This one was inspired by a trip to McDonald’s, where I saw little plastic pouches marked “Fancy Ketchup.” Good to know they weren’t putting any ol’ low-quality tomato pulp in plastic packets and serving it to their patrons, like Burger King would.
On a semi-related note: a long, long time ago I worked at a Skippers (a chain of fried seafood restaurants that used to be everywhere in the western United States, but now seems to be down to 14 locations). The manager would occasionally bus tables himself when it was busy (which was good). If, on the table, he found paper sugar or salt packets that were soaked with water, coffee, pop, or any other unidentified fluid, he would lay them out on a table in the back room to dry out so he could put them out for other customers to use (which was bad).
I love the mystery of this secret. It might be a cantankerous response to the previous postcard. The next mega-exhibition at the American Visionary Art Museum will be “The Great Mystery Show”. Several dozen mysterious PostSecrets will be included when it opens, however, this week is your last chance to see the current exhibit and secrets. If you have never been to the AVAM it is so worth a road-trip.
My family and I came across a picture that was hidden in my Great-Grandfathers wallet. He passed away 9 years ago. He was a solider in the Korean War and retired from the service after 20 years. The lady in the picture is not my Great- Grandmother to whom he was married to for 57 years. It has also come to light in the recent weeks, that he may have fathered a child while he was stationed in Fort Irwin.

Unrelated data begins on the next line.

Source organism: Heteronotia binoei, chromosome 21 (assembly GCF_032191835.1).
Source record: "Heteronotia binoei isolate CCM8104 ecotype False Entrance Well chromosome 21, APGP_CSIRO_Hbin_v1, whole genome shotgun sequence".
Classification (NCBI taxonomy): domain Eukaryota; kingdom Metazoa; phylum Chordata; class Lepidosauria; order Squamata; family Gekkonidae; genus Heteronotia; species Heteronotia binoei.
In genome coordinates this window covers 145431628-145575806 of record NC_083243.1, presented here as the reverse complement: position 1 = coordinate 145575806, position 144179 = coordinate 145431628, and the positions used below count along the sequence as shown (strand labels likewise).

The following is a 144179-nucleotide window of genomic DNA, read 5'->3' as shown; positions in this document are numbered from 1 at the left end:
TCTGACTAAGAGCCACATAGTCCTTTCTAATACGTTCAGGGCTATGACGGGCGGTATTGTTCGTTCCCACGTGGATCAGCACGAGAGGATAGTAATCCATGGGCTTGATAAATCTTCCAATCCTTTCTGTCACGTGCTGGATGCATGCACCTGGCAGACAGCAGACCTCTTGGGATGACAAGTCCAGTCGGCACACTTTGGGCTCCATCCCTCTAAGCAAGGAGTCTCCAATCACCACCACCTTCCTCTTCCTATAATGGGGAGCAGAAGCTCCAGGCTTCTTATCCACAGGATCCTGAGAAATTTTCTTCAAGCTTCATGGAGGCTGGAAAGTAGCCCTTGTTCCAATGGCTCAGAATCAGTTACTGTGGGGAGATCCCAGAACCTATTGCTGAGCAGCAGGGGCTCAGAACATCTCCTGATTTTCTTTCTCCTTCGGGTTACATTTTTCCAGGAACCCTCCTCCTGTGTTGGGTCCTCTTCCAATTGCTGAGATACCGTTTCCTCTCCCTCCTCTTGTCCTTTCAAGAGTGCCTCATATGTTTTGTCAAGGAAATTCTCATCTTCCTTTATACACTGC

My family and I are not sure if the woman in the picture is of his supposed child. However, there is a cryptic message written on the back of the photo that none of us can out how to go about translating it. We are unaware what language it is written in. My best friend told me to seek your help in finding out what the message is. I really hope you can help us!
I did once have a job where one of my duties was to monitor everyone in the office (an office where everyone outranked me, and was paid substantially more than me) to make sure they filed a certain report. If they didn’t complete the report, I was supposed to “get on them” about it.
Several of these people had the power to fire me.
Needless to say, they often failed to respect my authority. More than one of them responded with the helpful suggestion that I fill it out for them. When I pointed out that I didn’t have the information I would need, they tended to offer to email me the information.
One time, when I pointed out that writing the information into an email would take as much time as just filling out the form themselves, I was accused of “getting smart.”
Ever since I was in school, it has continually amazed me that teachers, parents, and employers think of being “smart” as a bad thing.
Missy and I have a sort of unofficial ritual of briefing each other on how our day was if we didn’t spend said day together. In a way, it’s like the day isn’t officially over until I’ve told her about it.
I know. That sounds nice.
Unfortunately, in practice, it means that if I have a bad day it’s not officially over until I’ve bummed her out too.
Note from Missy: Fortunately, we work in the same office space now. So those kind of days are far fewer. :)